Social abuse

The cases identified here provide examples of the way judicial officers have dealt with some of the issues raised in the context statement.

Click on the citation to be directed to a summary of the case in the Case Database.

  • Lusted v MRB [2013] TASMC 9 (19 February 2013) – Magistrates’ Court of Tasmania
    Magistrate RW Pearce at [68]: ‘Family violence is to be abhorred. It is a significant social problem, of concern to the community and the justice system. The parliament saw fit to enact legislation, the Family Violence Act 2004, expressly to “provide for an integrated criminal justice response to family violence which promotes the safety of people affected by family violence”. The nature of family violence is that it is difficult to detect and prosecute. It is frequently the case that offences are committed in private and with little or no independent corroborative evidence. Moreover, family violence offences are often characterised by reluctance on the part of the victim to assist in the prosecution of offences. That is so for a range of factors including fear and a wish to preserve relationships, even dysfunctional ones, for the sake of loyalty, affection, companionship, economic and domestic support and in the perceived interest of children. Sometimes those motivations are misguided but persist nevertheless. As a consequence of such factors victims sometimes act in a way that seems to an outside observer to be incongruous and difficult to understand, including by failing to complain about, or hiding or lying about violence directed at them. Even if victims are willing to give evidence then the success of prosecutions depends principally on credibility of the uncorroborated account of the victim, a factor often taken advantage of by perpetrators and further adding to the reluctance of victims to complain’.
  • Bropho v Hall [2015] WASC 50 (9 February 2015) – Supreme Court of Western Australia
    Mitchell J at [16]: ‘The fact that the aggravated assault occurred in a domestic setting is a significant aggravating factor of the offence. An offence of this nature generally involves an abuse of the trust which one partner places in another, often where the victim is in a vulnerable position by reason of greater physical strength of the offender. The vulnerability of the victim is generally increased by the difficulty which she (it is usually a she) may have in extricating herself from the situation. As McLure P has noted, the readiness of many victims to return to, or remain in, a relationship with the perpetrator is a hallmark of domestic violence. Recognising that common feature, it remains important for a court sentencing an offender for that kind of offence to take account of the need to protect persons in that vulnerable position, so far as the courts can do so by the imposition of a sentence, bearing a proper relationship to the overall criminality of the offence, which has a deterrent effect and, in an appropriate case, removes the offender to a place where there is no opportunity to violently attack their partner’ (which was approved by this court in Gillespie v The State of Western Australia [2016] WASCA 216 [48]).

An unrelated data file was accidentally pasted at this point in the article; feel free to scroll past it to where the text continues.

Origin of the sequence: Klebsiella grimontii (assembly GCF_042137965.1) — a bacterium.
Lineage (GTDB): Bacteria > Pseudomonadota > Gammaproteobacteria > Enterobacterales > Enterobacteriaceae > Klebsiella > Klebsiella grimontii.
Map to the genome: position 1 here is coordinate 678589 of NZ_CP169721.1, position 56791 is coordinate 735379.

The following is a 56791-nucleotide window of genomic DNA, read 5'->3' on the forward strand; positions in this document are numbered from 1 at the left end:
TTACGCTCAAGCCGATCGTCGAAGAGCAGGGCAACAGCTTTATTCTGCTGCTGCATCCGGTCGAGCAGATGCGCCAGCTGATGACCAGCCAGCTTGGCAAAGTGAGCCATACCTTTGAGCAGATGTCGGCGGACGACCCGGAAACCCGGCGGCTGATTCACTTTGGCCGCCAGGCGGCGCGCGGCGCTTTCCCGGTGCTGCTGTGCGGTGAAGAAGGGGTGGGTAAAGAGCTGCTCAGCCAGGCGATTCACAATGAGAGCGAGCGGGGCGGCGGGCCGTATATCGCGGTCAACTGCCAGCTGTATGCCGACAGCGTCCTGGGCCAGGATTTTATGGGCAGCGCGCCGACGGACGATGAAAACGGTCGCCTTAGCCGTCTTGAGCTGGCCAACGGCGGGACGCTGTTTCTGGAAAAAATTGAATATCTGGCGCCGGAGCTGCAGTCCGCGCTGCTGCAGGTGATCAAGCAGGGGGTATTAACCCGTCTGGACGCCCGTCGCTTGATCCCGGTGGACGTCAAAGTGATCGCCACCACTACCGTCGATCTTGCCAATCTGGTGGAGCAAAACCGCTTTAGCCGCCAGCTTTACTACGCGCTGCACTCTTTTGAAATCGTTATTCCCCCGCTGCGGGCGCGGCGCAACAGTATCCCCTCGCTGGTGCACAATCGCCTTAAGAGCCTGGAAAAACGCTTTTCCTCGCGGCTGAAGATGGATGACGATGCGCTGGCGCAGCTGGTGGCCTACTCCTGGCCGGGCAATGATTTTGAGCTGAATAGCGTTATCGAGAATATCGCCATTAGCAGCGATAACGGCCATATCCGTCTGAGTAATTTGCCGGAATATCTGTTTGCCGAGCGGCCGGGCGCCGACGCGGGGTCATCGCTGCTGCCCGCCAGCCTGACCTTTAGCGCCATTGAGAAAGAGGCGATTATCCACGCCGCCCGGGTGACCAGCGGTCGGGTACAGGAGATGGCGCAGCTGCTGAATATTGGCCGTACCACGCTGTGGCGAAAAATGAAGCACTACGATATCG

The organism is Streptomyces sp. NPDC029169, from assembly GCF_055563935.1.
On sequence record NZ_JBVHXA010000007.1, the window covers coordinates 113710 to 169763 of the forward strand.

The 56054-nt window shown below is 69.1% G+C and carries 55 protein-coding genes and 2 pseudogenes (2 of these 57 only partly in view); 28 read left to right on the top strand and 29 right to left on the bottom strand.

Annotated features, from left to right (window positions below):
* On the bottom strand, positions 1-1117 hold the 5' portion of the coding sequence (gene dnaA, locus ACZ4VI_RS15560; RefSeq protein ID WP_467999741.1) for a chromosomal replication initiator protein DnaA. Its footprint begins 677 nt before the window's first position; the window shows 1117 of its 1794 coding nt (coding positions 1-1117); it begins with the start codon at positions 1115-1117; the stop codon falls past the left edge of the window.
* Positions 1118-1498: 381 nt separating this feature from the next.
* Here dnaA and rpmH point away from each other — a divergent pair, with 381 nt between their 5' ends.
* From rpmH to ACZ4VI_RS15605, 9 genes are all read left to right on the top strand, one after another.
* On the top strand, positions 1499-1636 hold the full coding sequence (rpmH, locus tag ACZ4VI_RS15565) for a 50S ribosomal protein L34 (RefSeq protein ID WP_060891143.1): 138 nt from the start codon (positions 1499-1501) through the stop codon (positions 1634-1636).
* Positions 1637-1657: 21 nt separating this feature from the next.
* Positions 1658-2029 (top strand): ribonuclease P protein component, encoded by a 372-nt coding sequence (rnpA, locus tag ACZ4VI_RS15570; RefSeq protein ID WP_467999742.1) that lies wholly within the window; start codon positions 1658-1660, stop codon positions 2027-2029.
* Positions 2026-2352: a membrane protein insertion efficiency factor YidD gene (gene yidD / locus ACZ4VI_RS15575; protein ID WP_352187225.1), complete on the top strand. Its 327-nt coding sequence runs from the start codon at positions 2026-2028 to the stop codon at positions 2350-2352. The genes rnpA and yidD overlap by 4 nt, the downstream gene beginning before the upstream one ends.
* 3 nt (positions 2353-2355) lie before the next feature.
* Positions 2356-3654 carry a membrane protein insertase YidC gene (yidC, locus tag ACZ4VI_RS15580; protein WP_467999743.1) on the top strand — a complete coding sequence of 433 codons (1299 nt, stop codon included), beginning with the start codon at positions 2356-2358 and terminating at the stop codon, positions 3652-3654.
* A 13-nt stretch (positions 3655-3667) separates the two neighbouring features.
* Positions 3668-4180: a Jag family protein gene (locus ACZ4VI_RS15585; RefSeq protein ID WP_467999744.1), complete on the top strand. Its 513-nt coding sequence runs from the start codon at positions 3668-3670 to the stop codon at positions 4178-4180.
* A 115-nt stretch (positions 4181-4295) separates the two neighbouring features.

• The State of Western Australia v Cheeseman [2011] WASCA 15 (19 January 2011) – Supreme Court of Western Australia (Court of Appeal)

    McLure P at [2]-[3]: ‘The sentencing judge said: ‘The decision to suspend [the sentence of imprisonment] or not is difficult but you are I think a person in whom I can grant suspension, and primarily because of your acceptance of responsibility in these unique circumstances in which there was a matrimonial breakdown, if you like, that you have reconciled, that your partner wants you back, that there is a child of your union and that you are a person who can get employment readily within the community and thereby if the system can rehabilitate you to assume full responsibility for your family through looking after them financially and by getting back into work, then rehabilitation perhaps outweighs the requirement for you to serve the term (ts 20)’.

    ‘The circumstances to which the sentencing judge referred are neither unique nor mitigatory. The hallmark of domestic or relationship related violence is the readiness of many victims to return to, or remain in, a relationship with the perpetrator of the violence. The otherwise appropriate penalty should not be reduced because there is a return to the status quo that existed prior to the breakdown of the relationship which precipitated the violence. It is also circular to rely on the return to the relationship status quo as the route to rehabilitation. Moreover, the emphasis on the domestic context marginalises the actual and threatened violence inflicted by the respondent on C’.